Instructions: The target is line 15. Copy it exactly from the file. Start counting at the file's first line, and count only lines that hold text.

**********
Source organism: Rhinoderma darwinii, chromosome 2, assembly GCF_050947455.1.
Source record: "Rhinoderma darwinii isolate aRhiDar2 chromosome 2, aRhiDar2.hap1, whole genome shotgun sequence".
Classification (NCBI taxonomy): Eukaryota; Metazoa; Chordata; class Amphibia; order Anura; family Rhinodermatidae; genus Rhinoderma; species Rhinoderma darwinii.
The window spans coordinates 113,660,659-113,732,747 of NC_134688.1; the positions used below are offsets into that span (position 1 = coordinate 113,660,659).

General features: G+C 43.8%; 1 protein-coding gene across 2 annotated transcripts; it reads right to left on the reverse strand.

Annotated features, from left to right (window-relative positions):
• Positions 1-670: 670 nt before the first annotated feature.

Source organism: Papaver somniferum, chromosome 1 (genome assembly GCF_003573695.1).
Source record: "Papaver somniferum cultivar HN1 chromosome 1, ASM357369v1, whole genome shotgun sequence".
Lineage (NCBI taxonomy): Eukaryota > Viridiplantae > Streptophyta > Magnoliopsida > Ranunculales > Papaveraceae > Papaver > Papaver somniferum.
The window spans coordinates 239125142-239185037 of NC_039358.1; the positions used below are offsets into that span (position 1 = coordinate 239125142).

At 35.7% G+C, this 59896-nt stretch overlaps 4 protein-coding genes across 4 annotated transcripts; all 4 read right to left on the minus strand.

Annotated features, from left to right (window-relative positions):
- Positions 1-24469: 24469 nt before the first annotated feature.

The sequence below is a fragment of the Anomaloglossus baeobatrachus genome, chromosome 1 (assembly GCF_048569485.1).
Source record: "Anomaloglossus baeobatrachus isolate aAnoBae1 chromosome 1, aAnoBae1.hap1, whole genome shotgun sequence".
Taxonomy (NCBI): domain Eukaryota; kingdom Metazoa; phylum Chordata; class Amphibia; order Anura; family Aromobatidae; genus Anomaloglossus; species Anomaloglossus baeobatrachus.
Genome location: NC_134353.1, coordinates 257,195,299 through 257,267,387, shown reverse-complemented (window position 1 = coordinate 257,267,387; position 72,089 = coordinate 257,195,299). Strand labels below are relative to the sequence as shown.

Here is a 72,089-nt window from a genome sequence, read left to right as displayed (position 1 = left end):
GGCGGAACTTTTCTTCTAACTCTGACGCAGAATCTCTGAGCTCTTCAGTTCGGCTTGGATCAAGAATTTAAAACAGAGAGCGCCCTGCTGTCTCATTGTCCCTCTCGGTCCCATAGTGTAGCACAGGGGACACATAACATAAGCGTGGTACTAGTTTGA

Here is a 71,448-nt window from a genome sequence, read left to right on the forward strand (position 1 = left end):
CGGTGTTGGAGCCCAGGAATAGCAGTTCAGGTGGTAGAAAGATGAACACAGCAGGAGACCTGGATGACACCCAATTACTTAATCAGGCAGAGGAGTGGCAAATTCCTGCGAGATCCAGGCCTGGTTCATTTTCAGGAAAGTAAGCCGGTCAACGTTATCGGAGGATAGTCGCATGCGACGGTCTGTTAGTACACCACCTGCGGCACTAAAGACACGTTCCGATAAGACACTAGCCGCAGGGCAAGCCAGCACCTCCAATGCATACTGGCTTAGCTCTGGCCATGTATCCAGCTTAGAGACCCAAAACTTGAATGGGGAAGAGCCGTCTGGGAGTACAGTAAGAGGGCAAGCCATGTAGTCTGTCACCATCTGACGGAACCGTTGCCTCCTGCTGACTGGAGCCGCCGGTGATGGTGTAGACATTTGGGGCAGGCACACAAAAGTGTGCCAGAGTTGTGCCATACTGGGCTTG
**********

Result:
The sequence below is a fragment of the Anomaloglossus baeobatrachus genome, chromosome 1 (assembly GCF_048569485.1).